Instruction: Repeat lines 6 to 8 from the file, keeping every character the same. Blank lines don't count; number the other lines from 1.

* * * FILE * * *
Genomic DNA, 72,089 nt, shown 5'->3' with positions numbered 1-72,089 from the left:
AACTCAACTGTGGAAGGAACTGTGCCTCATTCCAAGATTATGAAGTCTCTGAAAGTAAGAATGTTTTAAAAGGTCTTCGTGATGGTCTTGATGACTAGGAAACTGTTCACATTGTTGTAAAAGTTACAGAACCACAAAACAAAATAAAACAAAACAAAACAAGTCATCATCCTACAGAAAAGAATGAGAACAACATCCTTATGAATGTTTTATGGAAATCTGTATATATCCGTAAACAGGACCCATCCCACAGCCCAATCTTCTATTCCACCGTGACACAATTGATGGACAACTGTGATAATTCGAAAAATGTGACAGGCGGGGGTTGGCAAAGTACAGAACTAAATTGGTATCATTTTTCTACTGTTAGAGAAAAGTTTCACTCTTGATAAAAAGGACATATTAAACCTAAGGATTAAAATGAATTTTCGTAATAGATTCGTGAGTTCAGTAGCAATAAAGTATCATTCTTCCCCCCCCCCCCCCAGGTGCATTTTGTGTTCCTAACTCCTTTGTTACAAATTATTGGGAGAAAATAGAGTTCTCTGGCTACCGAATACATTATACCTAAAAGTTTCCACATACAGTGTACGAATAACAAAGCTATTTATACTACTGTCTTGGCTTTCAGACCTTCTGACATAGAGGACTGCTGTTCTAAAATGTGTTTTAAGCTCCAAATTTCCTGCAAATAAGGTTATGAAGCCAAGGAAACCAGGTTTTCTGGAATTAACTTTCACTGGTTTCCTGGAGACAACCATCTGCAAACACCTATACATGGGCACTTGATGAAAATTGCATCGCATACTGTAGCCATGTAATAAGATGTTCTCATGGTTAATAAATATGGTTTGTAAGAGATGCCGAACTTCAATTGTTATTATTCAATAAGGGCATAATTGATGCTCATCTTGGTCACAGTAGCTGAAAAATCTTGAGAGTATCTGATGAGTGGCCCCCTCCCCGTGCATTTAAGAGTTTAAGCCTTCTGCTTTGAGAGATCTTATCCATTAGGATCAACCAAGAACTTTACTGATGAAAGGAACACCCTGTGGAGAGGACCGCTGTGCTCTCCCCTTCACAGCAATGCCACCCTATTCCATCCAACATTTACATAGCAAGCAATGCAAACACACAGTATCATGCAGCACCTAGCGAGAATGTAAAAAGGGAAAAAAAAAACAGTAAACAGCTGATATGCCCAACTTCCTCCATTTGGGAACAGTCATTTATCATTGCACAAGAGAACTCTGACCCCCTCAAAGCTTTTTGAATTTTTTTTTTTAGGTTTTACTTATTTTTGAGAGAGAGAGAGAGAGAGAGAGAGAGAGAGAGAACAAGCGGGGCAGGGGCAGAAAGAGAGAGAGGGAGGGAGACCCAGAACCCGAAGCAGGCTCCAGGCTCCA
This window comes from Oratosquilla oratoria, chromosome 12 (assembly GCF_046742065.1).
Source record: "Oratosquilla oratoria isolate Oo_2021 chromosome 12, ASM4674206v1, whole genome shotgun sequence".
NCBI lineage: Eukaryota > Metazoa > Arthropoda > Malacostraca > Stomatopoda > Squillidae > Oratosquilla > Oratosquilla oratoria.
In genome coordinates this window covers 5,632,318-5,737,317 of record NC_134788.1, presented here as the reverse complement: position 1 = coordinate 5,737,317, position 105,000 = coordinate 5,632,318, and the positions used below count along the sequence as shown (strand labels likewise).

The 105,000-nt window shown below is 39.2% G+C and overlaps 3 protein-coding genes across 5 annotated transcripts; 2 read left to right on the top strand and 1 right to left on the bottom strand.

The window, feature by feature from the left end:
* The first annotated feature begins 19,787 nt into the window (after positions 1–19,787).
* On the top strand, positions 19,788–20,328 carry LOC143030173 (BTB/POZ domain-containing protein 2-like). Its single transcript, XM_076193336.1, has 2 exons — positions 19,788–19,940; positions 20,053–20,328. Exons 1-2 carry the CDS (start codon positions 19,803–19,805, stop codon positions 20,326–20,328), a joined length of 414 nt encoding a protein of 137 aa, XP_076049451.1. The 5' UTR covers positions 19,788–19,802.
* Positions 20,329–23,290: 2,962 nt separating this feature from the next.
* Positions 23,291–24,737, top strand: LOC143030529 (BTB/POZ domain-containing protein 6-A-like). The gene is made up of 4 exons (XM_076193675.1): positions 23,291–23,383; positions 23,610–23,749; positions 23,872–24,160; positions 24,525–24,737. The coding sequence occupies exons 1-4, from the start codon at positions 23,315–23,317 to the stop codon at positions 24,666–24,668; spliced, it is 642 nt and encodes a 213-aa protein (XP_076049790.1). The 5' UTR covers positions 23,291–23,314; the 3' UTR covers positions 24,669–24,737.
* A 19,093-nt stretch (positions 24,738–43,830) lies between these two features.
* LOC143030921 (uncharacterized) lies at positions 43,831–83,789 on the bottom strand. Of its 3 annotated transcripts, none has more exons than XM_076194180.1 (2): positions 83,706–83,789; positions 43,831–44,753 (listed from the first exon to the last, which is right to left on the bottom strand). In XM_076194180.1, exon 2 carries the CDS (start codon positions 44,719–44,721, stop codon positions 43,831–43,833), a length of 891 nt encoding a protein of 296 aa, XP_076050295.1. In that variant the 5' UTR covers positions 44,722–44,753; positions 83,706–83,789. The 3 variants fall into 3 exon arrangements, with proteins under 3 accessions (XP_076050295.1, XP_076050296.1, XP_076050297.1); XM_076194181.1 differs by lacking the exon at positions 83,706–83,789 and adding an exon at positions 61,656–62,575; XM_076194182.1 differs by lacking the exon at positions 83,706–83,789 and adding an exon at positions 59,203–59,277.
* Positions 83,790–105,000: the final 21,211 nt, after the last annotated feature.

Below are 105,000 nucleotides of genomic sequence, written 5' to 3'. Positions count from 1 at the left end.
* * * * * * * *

In genome coordinates this window covers 5,632,318-5,737,317 of record NC_134788.1, presented here as the reverse complement: position 1 = coordinate 5,737,317, position 105,000 = coordinate 5,632,318, and the positions used below count along the sequence as shown (strand labels likewise).

The 105,000-nt window shown below is 39.2% G+C and overlaps 3 protein-coding genes across 5 annotated transcripts; 2 read left to right on the top strand and 1 right to left on the bottom strand.

The window, feature by feature from the left end: